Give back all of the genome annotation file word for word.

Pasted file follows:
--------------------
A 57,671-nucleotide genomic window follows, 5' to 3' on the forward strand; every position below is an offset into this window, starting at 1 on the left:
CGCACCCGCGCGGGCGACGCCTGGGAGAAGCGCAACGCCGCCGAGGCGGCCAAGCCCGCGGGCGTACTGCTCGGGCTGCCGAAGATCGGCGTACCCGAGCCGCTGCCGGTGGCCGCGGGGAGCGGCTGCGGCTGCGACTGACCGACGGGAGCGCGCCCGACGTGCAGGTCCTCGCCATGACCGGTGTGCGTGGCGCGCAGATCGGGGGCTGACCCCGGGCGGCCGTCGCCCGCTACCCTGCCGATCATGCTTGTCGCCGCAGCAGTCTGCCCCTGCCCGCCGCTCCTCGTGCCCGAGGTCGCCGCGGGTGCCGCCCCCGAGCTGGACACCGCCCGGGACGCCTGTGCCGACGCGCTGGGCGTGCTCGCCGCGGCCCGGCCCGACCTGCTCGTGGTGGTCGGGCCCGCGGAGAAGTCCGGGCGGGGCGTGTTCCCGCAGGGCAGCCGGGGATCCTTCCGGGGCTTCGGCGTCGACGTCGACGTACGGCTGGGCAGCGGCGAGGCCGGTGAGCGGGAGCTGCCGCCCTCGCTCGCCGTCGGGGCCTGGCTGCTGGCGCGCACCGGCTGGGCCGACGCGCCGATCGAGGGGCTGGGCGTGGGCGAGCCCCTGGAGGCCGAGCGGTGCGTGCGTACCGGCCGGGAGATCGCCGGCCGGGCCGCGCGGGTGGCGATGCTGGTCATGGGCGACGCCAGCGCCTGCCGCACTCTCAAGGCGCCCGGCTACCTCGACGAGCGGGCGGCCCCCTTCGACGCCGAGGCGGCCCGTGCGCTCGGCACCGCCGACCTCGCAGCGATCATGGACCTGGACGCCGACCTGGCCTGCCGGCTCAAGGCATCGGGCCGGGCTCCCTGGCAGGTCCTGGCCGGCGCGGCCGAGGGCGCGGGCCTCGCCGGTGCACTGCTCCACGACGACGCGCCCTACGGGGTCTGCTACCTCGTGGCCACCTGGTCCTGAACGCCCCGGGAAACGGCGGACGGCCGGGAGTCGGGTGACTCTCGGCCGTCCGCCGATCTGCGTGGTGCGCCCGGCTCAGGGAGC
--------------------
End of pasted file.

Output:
A 57,671-nucleotide genomic window follows, 5' to 3' on the forward strand; every position below is an offset into this window, starting at 1 on the left:
CGCACCCGCGCGGGCGACGCCTGGGAGAAGCGCAACGCCGCCGAGGCGGCCAAGCCCGCGGGCGTACTGCTCGGGCTGCCGAAGATCGGCGTACCCGAGCCGCTGCCGGTGGCCGCGGGGAGCGGCTGCGGCTGCGACTGACCGACGGGAGCGCGCCCGACGTGCAGGTCCTCGCCATGACCGGTGTGCGTGGCGCGCAGATCGGGGGCTGACCCCGGGCGGCCGTCGCCCGCTACCCTGCCGATCATGCTTGTCGCCGCAGCAGTCTGCCCCTGCCCGCCGCTCCTCGTGCCCGAGGTCGCCGCGGGTGCCGCCCCCGAGCTGGACACCGCCCGGGACGCCTGTGCCGACGCGCTGGGCGTGCTCGCCGCGGCCCGGCCCGACCTGCTCGTGGTGGTCGGGCCCGCGGAGAAGTCCGGGCGGGGCGTGTTCCCGCAGGGCAGCCGGGGATCCTTCCGGGGCTTCGGCGTCGACGTCGACGTACGGCTGGGCAGCGGCGAGGCCGGTGAGCGGGAGCTGCCGCCCTCGCTCGCCGTCGGGGCCTGGCTGCTGGCGCGCACCGGCTGGGCCGACGCGCCGATCGAGGGGCTGGGCGTGGGCGAGCCCCTGGAGGCCGAGCGGTGCGTGCGTACCGGCCGGGAGATCGCCGGCCGGGCCGCGCGGGTGGCGATGCTGGTCATGGGCGACGCCAGCGCCTGCCGCACTCTCAAGGCGCCCGGCTACCTCGACGAGCGGGCGGCCCCCTTCGACGCCGAGGCGGCCCGTGCGCTCGGCACCGCCGACCTCGCAGCGATCATGGACCTGGACGCCGACCTGGCCTGCCGGCTCAAGGCATCGGGCCGGGCTCCCTGGCAGGTCCTGGCCGGCGCGGCCGAGGGCGCGGGCCTCGCCGGTGCACTGCTCCACGACGACGCGCCCTACGGGGTCTGCTACCTCGTGGCCACCTGGTCCTGAACGCCCCGGGAAACGGCGGACGGCCGGGAGTCGGGTGACTCTCGGCCGTCCGCCGATCTGCGTGGTGCGCCCGGCTCAGGGAGC